Indeed in his famous 1940 essay, “Art History as a Humanistic Discipline,” Panofsky began by comparing the humanist to the scientist, but the comparison was challenged when it had to be acknowledge that unlike the scientist who confronted a static mindless object, the art historian worked with a work of art, a product of Kunstwollen. As Panofsky asked, “How, then, is it possible to built up art history as a respectable scholarly discipline, if its very objects come into being by an irrational and subjective process?” According to Wood, Panofsky attempted to salvage Riegl and to re-locate artistic creativity in Ernst Cassirer’s neo-Kantian idea of “symbolic form.” As Panofsky stated in “On the Relationship of Art History and Art Theory: Towards the Possibility of a Fundamental System of Concepts for a Science of Art” (1925),

The ultimate task of a science of art, namely, the determination of Kunstwollen, can only be achieved in the interaction of the historical and theoretical modes of observation.

Previous art historians had followed either Kantian or Hegelian abstract structures and explained art in terms of formal categories. Alois Riegl, for example, worked in Hegelian dialectics by analyzing art within binary categories of internal-external, haptic-optic, and coordination-subordination, which he considered to be the deep structures of the work. Riegl considered the engine of this system to be Kunstwollen, which is a bracketing device that allows the study of art to be a study in form. Panofsky attempted to address the neglect of the meaning of art objects, by stating in his 1920 essay, “The Concept of Artistic Volition,” that, “Artistic products,” “are not statements by subjects, but formulations of material, not events, but results.”

To develop his concept of iconography, Panofsky drew together a number of philosophical ideas, replacing the notion of Kunstwollen with Cassirer’s philosophy of symbolic forms and used neo-Kantianism to analyze art through a priori categories. Ernst Cassirer’s symbolic forms are deeply spiritual, but their embedded meaning is attached to a concrete and material sign. Panofsky moved from the level of form to the level of structure by understanding that artistic perception was a special case of cognition. His most famous case study is his study of perception when he examined Renaissance perspective as symbolic form. Perspective as Symbolic Form, his most explicit revelation of the impact of Cassirer and neo-Kantian thought was a very impactful essay buttressed with extensive and erudite footnotes was a legend for those not fluent in high German until it was translated into English in 1991.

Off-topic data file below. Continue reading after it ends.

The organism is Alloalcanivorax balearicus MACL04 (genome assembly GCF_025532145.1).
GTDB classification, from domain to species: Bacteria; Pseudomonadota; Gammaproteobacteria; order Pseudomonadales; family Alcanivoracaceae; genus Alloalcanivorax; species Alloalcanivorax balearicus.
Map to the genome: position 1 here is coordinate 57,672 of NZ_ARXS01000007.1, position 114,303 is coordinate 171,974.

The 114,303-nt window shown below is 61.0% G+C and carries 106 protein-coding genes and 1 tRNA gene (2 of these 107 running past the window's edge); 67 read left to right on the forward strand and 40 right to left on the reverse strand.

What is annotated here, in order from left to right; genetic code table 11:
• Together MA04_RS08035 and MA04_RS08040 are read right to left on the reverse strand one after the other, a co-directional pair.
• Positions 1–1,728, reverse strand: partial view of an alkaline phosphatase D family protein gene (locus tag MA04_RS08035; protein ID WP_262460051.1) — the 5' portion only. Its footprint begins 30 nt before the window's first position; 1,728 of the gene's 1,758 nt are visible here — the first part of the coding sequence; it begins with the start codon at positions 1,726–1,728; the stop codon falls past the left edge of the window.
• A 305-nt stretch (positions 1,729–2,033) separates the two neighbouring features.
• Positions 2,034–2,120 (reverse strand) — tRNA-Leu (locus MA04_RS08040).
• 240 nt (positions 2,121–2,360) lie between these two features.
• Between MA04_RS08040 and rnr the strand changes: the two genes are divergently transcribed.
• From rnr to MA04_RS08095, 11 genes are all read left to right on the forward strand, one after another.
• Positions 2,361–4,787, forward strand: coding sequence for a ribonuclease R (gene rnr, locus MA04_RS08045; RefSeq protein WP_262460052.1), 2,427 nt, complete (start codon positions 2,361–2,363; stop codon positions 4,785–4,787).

For Panofsky, perspective is an example of a “will to form” that was an unnatural invention of a particular period of time, the Renaissance. The symbolic form functioned at the structural level and the Renaissance version of perspective is comprehensible only for the modern sense of organized and structured space. Panofsky asserted that perspective is a form of thought and that thought is culturally bound to a place and time, a position of relativism that rested uncomfortably with the desired transcendence of symbolic form. The essay suggests that perspective is part of a change in world view, the shift in point of view from the infinity of religion where Earth is the center of the universe to a heliocentric world based on science. According to Panofsky, referring to perspective,